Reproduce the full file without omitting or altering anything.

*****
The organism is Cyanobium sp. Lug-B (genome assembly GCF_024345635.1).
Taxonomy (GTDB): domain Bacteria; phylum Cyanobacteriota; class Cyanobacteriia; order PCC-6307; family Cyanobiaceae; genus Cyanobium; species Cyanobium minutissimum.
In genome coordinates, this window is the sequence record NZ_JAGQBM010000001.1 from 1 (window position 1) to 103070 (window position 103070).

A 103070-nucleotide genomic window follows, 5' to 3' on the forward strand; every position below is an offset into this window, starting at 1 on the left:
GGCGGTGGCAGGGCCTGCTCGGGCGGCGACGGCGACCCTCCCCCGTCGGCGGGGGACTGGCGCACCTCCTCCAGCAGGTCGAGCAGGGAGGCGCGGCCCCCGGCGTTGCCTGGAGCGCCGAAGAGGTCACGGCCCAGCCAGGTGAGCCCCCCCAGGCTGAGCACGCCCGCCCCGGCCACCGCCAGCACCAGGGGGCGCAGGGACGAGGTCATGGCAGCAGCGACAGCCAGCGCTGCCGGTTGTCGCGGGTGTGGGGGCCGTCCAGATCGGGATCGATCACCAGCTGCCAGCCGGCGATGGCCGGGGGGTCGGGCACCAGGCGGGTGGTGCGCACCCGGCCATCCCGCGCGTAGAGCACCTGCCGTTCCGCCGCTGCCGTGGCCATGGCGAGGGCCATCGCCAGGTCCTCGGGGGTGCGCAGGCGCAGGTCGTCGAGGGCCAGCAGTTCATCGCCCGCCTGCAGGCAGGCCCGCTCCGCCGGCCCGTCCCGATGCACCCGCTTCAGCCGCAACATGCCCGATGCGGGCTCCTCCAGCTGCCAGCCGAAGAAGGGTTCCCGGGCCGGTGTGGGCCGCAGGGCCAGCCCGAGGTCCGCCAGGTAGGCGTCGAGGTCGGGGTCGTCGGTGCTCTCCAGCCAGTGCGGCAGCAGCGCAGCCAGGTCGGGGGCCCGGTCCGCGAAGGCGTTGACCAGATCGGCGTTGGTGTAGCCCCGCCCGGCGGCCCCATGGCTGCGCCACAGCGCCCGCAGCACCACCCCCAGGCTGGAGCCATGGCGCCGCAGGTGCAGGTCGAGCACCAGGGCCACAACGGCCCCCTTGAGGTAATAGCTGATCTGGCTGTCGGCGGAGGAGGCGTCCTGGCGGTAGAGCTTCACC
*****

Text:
The organism is Cyanobium sp. Lug-B (genome assembly GCF_024345635.1).
Taxonomy (GTDB): domain Bacteria; phylum Cyanobacteriota; class Cyanobacteriia; order PCC-6307; family Cyanobiaceae; genus Cyanobium; species Cyanobium minutissimum.
In genome coordinates, this window is the sequence record NZ_JAGQBM010000001.1 from 1 (window position 1) to 103070 (window position 103070).

A 103070-nucleotide genomic window follows, 5' to 3' on the forward strand; every position below is an offset into this window, starting at 1 on the left:
GGCGGTGGCAGGGCCTGCTCGGGCGGCGACGGCGACCCTCCCCCGTCGGCGGGGGACTGGCGCACCTCCTCCAGCAGGTCGAGCAGGGAGGCGCGGCCCCCGGCGTTGCCTGGAGCGCCGAAGAGGTCACGGCCCAGCCAGGTGAGCCCCCCCAGGCTGAGCACGCCCGCCCCGGCCACCGCCAGCACCAGGGGGCGCAGGGACGAGGTCATGGCAGCAGCGACAGCCAGCGCTGCCGGTTGTCGCGGGTGTGGGGGCCGTCCAGATCGGGATCGATCACCAGCTGCCAGCCGGCGATGGCCGGGGGGTCGGGCACCAGGCGGGTGGTGCGCACCCGGCCATCCCGCGCGTAGAGCACCTGCCGTTCCGCCGCTGCCGTGGCCATGGCGAGGGCCATCGCCAGGTCCTCGGGGGTGCGCAGGCGCAGGTCGTCGAGGGCCAGCAGTTCATCGCCCGCCTGCAGGCAGGCCCGCTCCGCCGGCCCGTCCCGATGCACCCGCTTCAGCCGCAACATGCCCGATGCGGGCTCCTCCAGCTGCCAGCCGAAGAAGGGTTCCCGGGCCGGTGTGGGCCGCAGGGCCAGCCCGAGGTCCGCCAGGTAGGCGTCGAGGTCGGGGTCGTCGGTGCTCTCCAGCCAGTGCGGCAGCAGCGCAGCCAGGTCGGGGGCCCGGTCCGCGAAGGCGTTGACCAGATCGGCGTTGGTGTAGCCCCGCCCGGCGGCCCCATGGCTGCGCCACAGCGCCCGCAGCACCACCCCCAGGCTGGAGCCATGGCGCCGCAGGTGCAGGTCGAGCACCAGGGCCACAACGGCCCCCTTGAGGTAATAGCTGATCTGGCTGTCGGCGGAGGAGGCGTCCTGGCGGTAGAGCTTCACC